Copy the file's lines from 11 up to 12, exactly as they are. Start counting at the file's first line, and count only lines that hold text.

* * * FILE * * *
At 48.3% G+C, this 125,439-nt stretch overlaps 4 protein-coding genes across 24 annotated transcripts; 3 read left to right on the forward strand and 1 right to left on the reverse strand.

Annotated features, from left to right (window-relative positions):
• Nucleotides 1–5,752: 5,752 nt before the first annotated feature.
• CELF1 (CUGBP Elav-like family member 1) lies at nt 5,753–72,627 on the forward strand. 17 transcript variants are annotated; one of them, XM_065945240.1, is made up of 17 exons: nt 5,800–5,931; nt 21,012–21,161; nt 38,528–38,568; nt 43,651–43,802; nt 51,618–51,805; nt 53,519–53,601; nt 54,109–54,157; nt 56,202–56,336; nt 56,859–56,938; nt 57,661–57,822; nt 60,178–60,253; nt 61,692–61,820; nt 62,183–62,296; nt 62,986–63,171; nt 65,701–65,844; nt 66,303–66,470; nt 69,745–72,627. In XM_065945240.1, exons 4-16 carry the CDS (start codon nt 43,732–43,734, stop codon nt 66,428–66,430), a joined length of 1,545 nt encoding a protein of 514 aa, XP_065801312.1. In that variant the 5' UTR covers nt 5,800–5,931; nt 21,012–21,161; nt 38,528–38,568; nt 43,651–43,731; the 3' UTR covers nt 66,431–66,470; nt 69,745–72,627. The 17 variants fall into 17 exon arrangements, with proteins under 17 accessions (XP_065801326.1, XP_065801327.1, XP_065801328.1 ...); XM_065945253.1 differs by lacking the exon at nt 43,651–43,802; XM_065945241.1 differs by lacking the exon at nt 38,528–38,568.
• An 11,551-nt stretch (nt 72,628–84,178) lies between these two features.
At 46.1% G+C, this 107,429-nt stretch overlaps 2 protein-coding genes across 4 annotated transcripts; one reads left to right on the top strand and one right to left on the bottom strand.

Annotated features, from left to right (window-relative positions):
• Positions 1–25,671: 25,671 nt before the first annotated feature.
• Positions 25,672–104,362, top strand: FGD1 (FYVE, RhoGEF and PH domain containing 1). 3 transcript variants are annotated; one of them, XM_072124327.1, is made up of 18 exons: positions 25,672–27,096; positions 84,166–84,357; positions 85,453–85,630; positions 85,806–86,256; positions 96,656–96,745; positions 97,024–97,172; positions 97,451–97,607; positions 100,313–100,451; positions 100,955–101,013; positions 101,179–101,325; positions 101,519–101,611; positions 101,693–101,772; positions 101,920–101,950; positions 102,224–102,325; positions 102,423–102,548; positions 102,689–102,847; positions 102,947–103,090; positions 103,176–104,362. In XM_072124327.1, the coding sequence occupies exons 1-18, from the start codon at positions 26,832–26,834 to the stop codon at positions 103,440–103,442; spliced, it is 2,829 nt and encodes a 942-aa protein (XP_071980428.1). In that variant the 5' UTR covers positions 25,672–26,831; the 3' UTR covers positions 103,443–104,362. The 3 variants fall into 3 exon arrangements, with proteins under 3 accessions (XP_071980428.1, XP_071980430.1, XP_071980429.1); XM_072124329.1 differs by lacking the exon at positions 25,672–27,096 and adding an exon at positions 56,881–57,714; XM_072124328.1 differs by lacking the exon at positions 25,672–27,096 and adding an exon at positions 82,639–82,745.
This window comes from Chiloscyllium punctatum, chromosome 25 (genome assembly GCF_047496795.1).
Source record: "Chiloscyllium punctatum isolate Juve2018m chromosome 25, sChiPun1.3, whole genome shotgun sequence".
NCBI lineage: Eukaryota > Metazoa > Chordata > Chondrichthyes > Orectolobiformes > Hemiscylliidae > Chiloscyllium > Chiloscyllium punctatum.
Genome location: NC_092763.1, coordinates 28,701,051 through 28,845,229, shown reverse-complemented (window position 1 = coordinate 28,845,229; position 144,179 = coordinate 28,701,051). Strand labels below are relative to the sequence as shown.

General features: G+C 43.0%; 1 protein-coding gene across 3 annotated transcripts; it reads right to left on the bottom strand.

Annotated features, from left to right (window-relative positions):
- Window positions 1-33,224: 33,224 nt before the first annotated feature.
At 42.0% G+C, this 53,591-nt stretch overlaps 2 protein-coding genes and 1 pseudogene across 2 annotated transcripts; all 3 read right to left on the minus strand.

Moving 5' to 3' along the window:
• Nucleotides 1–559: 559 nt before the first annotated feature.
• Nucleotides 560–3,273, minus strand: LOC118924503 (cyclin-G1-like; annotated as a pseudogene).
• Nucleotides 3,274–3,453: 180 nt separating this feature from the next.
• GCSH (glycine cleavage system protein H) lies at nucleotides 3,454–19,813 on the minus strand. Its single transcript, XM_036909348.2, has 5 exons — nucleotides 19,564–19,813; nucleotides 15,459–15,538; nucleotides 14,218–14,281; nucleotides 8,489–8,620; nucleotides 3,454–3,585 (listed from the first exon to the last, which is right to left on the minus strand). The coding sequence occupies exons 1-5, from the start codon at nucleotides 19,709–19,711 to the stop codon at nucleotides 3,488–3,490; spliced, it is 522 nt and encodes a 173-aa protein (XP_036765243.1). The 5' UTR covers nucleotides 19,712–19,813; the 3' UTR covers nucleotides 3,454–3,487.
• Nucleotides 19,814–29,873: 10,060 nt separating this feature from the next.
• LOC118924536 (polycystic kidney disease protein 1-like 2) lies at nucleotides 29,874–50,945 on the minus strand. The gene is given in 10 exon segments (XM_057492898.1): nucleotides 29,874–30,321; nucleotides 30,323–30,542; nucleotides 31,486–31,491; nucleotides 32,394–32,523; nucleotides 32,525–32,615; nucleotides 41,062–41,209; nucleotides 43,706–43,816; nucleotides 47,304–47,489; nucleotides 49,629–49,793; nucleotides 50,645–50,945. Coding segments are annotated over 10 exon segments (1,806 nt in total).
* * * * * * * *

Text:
Source record: "Chiloscyllium punctatum isolate Juve2018m chromosome 25, sChiPun1.3, whole genome shotgun sequence".
NCBI lineage: Eukaryota > Metazoa > Chordata > Chondrichthyes > Orectolobiformes > Hemiscylliidae > Chiloscyllium > Chiloscyllium punctatum.